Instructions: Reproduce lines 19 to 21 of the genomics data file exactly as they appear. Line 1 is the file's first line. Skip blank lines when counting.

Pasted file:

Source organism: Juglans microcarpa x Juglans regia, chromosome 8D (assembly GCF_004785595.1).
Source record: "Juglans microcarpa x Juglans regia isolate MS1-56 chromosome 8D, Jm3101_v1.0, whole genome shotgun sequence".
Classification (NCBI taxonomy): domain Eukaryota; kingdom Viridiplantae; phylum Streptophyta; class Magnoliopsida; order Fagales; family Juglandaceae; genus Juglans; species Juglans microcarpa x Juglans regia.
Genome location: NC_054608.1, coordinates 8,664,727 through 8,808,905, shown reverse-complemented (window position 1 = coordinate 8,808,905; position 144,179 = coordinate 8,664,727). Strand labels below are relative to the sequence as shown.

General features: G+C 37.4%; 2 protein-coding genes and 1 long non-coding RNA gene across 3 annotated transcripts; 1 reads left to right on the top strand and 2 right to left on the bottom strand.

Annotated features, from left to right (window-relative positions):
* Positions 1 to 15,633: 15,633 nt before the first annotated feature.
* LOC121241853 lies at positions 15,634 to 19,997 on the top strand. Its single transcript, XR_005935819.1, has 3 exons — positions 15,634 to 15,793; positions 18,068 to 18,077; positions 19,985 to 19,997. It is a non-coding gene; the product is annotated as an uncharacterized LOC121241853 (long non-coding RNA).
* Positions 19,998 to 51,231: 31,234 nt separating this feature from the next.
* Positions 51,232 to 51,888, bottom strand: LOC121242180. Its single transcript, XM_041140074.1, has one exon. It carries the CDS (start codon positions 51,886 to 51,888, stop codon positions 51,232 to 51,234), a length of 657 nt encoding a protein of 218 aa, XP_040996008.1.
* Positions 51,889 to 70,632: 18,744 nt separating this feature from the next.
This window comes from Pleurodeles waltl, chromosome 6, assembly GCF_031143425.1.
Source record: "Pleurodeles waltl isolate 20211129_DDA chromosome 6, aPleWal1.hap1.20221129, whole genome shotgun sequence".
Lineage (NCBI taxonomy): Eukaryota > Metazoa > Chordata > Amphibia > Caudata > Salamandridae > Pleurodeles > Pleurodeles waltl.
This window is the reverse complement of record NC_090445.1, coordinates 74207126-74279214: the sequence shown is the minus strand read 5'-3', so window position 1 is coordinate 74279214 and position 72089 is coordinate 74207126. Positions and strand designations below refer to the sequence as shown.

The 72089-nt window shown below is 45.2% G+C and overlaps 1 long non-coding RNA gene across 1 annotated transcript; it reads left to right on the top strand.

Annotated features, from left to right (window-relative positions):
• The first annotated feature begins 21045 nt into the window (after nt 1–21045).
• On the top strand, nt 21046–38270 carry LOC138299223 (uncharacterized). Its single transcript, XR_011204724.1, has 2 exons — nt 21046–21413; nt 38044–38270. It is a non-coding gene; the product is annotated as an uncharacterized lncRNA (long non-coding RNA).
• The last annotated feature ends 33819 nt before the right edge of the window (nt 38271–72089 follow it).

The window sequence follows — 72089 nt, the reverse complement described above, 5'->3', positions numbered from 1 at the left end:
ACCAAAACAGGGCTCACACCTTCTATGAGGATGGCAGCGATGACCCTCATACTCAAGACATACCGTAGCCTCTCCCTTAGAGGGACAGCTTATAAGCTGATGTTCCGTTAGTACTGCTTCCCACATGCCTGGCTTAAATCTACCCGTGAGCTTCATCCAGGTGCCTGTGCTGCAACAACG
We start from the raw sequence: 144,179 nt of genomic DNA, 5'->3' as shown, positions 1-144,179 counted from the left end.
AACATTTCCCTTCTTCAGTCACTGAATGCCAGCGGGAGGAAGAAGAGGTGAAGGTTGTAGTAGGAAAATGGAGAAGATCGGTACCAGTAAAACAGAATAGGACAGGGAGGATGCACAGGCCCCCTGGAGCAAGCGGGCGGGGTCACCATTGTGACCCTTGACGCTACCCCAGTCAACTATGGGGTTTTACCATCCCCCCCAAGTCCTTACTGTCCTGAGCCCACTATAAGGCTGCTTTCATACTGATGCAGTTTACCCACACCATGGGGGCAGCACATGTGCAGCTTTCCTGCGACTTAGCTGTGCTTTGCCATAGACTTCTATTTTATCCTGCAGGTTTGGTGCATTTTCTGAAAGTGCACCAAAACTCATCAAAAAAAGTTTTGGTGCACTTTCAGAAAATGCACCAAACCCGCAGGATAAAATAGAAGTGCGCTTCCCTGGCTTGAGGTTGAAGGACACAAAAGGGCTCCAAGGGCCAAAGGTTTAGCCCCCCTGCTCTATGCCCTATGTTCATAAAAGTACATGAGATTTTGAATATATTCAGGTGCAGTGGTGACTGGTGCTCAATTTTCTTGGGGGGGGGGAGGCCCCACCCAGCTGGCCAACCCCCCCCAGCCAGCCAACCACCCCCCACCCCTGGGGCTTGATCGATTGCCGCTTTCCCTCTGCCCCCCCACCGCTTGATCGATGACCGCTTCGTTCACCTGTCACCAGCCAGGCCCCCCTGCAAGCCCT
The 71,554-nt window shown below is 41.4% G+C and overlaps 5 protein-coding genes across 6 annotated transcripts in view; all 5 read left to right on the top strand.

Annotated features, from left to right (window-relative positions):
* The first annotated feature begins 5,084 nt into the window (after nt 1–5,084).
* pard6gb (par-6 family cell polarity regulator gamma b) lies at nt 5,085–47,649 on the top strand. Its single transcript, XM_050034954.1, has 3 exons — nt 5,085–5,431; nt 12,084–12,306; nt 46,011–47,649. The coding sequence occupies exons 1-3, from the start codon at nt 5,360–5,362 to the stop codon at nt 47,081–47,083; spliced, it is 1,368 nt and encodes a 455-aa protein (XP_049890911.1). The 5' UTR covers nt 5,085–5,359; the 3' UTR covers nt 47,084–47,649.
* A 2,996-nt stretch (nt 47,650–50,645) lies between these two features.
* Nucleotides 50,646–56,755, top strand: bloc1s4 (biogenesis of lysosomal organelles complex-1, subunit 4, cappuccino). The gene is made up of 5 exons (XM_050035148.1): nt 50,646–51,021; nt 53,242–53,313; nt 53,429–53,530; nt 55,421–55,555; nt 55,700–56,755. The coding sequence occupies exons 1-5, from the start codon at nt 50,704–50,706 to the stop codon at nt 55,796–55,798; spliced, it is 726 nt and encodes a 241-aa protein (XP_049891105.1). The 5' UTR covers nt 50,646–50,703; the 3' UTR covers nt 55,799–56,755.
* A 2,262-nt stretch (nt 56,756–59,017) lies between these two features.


• On the top strand, nt 21046–38270 carry LOC138299223 (uncharacterized). Its single transcript, XR_011204724.1, has 2 exons — nt 21046–21413; nt 38044–38270. It is a non-coding gene; the product is annotated as an uncharacterized lncRNA (long non-coding RNA).
• The last annotated feature ends 33819 nt before the right edge of the window (nt 38271–72089 follow it).

The window sequence follows — 72089 nt, the reverse complement described above, 5'->3', positions numbered from 1 at the left end: